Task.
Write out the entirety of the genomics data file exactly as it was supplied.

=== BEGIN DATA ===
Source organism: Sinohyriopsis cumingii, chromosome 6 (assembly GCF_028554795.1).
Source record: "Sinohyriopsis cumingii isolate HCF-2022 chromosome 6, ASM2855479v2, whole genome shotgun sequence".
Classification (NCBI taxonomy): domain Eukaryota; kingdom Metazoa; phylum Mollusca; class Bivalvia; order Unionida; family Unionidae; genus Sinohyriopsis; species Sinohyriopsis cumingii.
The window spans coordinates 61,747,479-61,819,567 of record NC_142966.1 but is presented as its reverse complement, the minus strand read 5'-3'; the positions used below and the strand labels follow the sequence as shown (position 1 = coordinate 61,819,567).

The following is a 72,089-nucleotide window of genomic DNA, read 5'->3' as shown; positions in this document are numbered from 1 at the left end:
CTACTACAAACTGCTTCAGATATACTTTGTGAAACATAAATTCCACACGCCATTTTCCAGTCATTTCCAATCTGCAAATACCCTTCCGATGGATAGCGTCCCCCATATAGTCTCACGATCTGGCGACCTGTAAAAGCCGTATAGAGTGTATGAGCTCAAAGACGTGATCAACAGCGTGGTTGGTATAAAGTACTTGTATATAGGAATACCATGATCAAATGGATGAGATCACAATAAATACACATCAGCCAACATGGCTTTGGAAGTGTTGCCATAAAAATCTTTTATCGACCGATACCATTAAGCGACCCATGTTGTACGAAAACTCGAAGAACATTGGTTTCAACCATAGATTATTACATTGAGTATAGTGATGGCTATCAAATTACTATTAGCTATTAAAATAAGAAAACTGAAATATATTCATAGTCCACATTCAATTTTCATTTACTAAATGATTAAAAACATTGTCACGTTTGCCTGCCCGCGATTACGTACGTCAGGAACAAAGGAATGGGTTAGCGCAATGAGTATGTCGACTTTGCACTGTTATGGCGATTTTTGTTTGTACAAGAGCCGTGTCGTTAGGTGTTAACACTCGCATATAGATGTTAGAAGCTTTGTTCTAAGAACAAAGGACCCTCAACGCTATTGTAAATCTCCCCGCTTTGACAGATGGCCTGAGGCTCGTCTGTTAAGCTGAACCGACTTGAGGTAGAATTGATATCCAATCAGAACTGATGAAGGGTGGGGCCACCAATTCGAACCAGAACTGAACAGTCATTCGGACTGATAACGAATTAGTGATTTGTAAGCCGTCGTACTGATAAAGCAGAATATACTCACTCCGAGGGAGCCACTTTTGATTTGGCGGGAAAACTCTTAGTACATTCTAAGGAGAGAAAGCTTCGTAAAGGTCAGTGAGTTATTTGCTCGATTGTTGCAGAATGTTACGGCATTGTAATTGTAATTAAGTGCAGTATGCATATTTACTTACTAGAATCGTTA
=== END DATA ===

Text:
Source organism: Sinohyriopsis cumingii, chromosome 6 (assembly GCF_028554795.1).
Source record: "Sinohyriopsis cumingii isolate HCF-2022 chromosome 6, ASM2855479v2, whole genome shotgun sequence".
Classification (NCBI taxonomy): domain Eukaryota; kingdom Metazoa; phylum Mollusca; class Bivalvia; order Unionida; family Unionidae; genus Sinohyriopsis; species Sinohyriopsis cumingii.
The window spans coordinates 61,747,479-61,819,567 of record NC_142966.1 but is presented as its reverse complement, the minus strand read 5'-3'; the positions used below and the strand labels follow the sequence as shown (position 1 = coordinate 61,819,567).

The following is a 72,089-nucleotide window of genomic DNA, read 5'->3' as shown; positions in this document are numbered from 1 at the left end:
CTACTACAAACTGCTTCAGATATACTTTGTGAAACATAAATTCCACACGCCATTTTCCAGTCATTTCCAATCTGCAAATACCCTTCCGATGGATAGCGTCCCCCATATAGTCTCACGATCTGGCGACCTGTAAAAGCCGTATAGAGTGTATGAGCTCAAAGACGTGATCAACAGCGTGGTTGGTATAAAGTACTTGTATATAGGAATACCATGATCAAATGGATGAGATCACAATAAATACACATCAGCCAACATGGCTTTGGAAGTGTTGCCATAAAAATCTTTTATCGACCGATACCATTAAGCGACCCATGTTGTACGAAAACTCGAAGAACATTGGTTTCAACCATAGATTATTACATTGAGTATAGTGATGGCTATCAAATTACTATTAGCTATTAAAATAAGAAAACTGAAATATATTCATAGTCCACATTCAATTTTCATTTACTAAATGATTAAAAACATTGTCACGTTTGCCTGCCCGCGATTACGTACGTCAGGAACAAAGGAATGGGTTAGCGCAATGAGTATGTCGACTTTGCACTGTTATGGCGATTTTTGTTTGTACAAGAGCCGTGTCGTTAGGTGTTAACACTCGCATATAGATGTTAGAAGCTTTGTTCTAAGAACAAAGGACCCTCAACGCTATTGTAAATCTCCCCGCTTTGACAGATGGCCTGAGGCTCGTCTGTTAAGCTGAACCGACTTGAGGTAGAATTGATATCCAATCAGAACTGATGAAGGGTGGGGCCACCAATTCGAACCAGAACTGAACAGTCATTCGGACTGATAACGAATTAGTGATTTGTAAGCCGTCGTACTGATAAAGCAGAATATACTCACTCCGAGGGAGCCACTTTTGATTTGGCGGGAAAACTCTTAGTACATTCTAAGGAGAGAAAGCTTCGTAAAGGTCAGTGAGTTATTTGCTCGATTGTTGCAGAATGTTACGGCATTGTAATTGTAATTAAGTGCAGTATGCATATTTACTTACTAGAATCGTTA